The GSMP tool was developed by a team lead by Yusha Liu and Jeff Morris with Moon Shot support. In brief the tool is designed to identify functionally important CpGs for each gene, with direction of interaction. The GSMPs can be used to construct gene-level methylation scores that are maximally correlated with gene expression for use with integrative models, and produce a tissue-specific measure of percent variability in expression explained by methylation for each gene.
Click the icon below to access. It is available on the internal development server and therefore not considered stable. Please note it is only accessible from within MD Anderson. Contact Dr. Morris (firstname.lastname@example.org) if the server is down.
DNA methylation plays an important role in the regulation of gene transcription. In the past, most studies have focused on the methylation in promoter regions and CpG islands and focusing on negative correlation when integrating DNA methylation and gene expression. However, recent studies have revealed that functionally important methylation also occurs in intragenic and distal regions, and varies across genes and tissue types. Moreover, the increasing availability of multi-platform genomics and epigenomics datasets in cancer and other diseases has enabled researchers to perform integrative analyses across platforms, which often requires the calculation of gene-level summaries for various platforms. Therefore, there is urgent need to develop an approach to construct gene-level methylation summaries that accounts for the complicated relationships between methylation and expression.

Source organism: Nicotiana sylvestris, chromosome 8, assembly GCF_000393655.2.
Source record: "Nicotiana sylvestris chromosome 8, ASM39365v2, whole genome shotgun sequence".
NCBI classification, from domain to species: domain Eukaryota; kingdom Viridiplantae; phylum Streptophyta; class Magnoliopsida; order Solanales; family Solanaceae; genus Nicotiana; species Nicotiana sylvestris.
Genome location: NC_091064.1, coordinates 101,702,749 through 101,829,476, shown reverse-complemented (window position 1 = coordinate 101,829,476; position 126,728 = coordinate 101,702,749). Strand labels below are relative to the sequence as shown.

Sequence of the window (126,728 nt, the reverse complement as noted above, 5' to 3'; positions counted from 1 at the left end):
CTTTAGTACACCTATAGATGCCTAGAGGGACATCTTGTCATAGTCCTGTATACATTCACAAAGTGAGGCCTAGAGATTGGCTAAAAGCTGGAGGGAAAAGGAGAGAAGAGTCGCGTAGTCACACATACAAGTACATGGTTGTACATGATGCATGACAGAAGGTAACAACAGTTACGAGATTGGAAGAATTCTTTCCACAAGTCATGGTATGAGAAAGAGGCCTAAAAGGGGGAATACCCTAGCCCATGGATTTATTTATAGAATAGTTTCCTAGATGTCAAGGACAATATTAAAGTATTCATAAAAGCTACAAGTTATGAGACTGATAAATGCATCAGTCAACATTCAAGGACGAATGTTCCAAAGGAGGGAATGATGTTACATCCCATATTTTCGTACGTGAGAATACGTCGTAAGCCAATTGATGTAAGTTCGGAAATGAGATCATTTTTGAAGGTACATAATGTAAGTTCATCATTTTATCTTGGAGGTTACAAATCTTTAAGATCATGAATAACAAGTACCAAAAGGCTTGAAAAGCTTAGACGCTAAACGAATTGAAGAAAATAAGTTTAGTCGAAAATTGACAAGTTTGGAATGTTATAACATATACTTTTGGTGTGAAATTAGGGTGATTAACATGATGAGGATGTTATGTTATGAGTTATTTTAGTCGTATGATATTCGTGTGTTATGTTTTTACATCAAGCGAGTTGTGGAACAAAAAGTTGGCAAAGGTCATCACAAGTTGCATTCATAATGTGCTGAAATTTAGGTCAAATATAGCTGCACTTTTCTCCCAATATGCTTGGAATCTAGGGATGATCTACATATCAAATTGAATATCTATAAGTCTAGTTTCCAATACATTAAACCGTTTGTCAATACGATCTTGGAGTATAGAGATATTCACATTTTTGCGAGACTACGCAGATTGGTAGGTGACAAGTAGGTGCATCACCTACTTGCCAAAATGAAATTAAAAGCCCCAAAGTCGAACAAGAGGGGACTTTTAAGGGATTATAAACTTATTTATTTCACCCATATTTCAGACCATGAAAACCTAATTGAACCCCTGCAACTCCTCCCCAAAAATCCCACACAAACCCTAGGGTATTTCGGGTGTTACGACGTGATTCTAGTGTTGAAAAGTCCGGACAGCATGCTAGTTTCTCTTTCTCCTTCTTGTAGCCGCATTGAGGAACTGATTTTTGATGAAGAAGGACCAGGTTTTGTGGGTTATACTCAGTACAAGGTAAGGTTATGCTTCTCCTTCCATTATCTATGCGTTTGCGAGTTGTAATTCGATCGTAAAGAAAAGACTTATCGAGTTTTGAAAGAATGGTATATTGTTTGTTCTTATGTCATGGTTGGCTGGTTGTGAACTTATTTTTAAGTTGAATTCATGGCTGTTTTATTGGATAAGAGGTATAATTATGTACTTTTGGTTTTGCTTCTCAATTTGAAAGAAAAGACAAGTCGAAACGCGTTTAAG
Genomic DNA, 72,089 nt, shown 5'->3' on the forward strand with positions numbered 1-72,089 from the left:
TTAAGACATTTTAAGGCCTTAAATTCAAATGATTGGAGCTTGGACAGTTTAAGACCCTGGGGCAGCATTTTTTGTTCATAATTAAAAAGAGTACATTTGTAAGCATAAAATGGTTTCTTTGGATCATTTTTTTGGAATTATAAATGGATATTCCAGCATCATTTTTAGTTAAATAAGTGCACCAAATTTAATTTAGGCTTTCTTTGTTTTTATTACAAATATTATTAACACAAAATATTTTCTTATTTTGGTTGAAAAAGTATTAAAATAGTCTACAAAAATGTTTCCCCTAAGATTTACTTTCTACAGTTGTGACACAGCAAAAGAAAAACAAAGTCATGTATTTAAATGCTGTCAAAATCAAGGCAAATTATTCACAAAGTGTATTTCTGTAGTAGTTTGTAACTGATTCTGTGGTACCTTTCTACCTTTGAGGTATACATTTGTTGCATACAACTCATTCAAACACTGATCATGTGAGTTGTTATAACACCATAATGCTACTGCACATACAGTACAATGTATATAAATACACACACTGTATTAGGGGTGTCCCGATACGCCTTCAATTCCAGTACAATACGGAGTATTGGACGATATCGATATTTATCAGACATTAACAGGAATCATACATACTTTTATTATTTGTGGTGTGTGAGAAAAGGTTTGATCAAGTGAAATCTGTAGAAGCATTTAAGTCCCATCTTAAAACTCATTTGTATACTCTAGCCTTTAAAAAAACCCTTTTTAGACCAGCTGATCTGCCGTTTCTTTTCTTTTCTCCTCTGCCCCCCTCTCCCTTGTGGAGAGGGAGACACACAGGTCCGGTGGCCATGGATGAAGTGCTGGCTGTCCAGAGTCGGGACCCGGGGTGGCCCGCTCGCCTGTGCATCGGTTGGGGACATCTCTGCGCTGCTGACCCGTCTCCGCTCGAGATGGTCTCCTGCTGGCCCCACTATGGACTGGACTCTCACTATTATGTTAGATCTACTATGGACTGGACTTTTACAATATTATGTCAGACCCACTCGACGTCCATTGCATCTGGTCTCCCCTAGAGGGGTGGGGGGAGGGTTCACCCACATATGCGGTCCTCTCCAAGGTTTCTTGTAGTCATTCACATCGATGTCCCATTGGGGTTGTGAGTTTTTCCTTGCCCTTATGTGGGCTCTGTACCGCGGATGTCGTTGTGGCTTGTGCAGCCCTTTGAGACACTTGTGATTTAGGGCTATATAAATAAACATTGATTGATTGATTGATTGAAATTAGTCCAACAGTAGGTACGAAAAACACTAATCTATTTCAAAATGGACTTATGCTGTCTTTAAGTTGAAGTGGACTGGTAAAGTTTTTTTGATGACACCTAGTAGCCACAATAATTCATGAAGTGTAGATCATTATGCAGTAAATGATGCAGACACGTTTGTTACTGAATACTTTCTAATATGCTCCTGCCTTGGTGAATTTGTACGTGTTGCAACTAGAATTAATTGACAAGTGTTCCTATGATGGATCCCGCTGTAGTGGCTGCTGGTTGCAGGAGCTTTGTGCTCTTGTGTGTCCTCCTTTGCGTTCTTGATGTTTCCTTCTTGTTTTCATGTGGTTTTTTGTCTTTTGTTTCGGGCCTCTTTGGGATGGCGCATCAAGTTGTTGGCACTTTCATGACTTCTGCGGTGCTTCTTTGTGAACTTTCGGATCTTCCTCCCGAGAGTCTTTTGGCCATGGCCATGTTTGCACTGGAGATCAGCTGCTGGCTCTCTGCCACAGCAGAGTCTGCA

In this tool, we propose a sequential penalized regression approach to construct gene-specific methylation profiles (GSMPs), considering all CpG sites within the gene body or within +/- 500kb. This yields tissue-specific sparse lists of functionally important CpGs for each gene with corresponding weights indicating strength and direction of association. While producing gene-specific CpG methylation-expression relationships, our sequential approach combines information across the genome via global patterns of CpG methylation-expression relationships to focus on CpGs more likely to be functionally important when several CpGs are correlated with each other. The GSMPs can be used to construct gene-level methylation scores that are maximally correlated with gene expression for use with integrative models, and produce a tissue-specific measure of percent variability in expression explained by methylation for each gene.
We develop the GSMPs in the setting of colorectal cancer, using TCGA tumor samples to build the model, and assessing its performance using cross validation as well as a separate independent validation data set obtained from colorectal tumor samples from M.D. Anderson patients. The comparison with existing approaches demonstrates the advantage of our proposed method in terms of sparsity and ability to explain expression variability. We illustrate how to interpret GSMPs on a chosen subset of genes, and provide a freely available database containing the GSMPs and accompanying plots for colorectal cancer for all genes in the genome. We are also applying this approach to each of the TCGA tumor types to produce GSMPs for each that will be made freely available.